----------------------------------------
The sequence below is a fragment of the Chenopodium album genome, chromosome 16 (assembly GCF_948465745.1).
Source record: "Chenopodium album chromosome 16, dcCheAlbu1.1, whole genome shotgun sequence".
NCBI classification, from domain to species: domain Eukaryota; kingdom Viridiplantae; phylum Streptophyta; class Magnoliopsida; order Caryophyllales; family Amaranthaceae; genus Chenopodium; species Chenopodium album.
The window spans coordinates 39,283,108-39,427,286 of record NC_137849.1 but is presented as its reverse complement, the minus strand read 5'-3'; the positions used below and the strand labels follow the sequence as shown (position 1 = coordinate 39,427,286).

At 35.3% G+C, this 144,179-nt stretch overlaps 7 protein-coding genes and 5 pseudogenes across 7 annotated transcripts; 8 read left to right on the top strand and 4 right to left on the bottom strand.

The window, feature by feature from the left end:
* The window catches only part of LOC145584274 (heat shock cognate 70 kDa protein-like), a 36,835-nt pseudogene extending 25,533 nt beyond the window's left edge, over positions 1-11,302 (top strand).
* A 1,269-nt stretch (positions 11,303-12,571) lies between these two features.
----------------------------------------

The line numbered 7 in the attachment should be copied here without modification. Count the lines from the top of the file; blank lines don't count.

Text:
* The window catches only part of LOC145584274 (heat shock cognate 70 kDa protein-like), a 36,835-nt pseudogene extending 25,533 nt beyond the window's left edge, over positions 1-11,302 (top strand).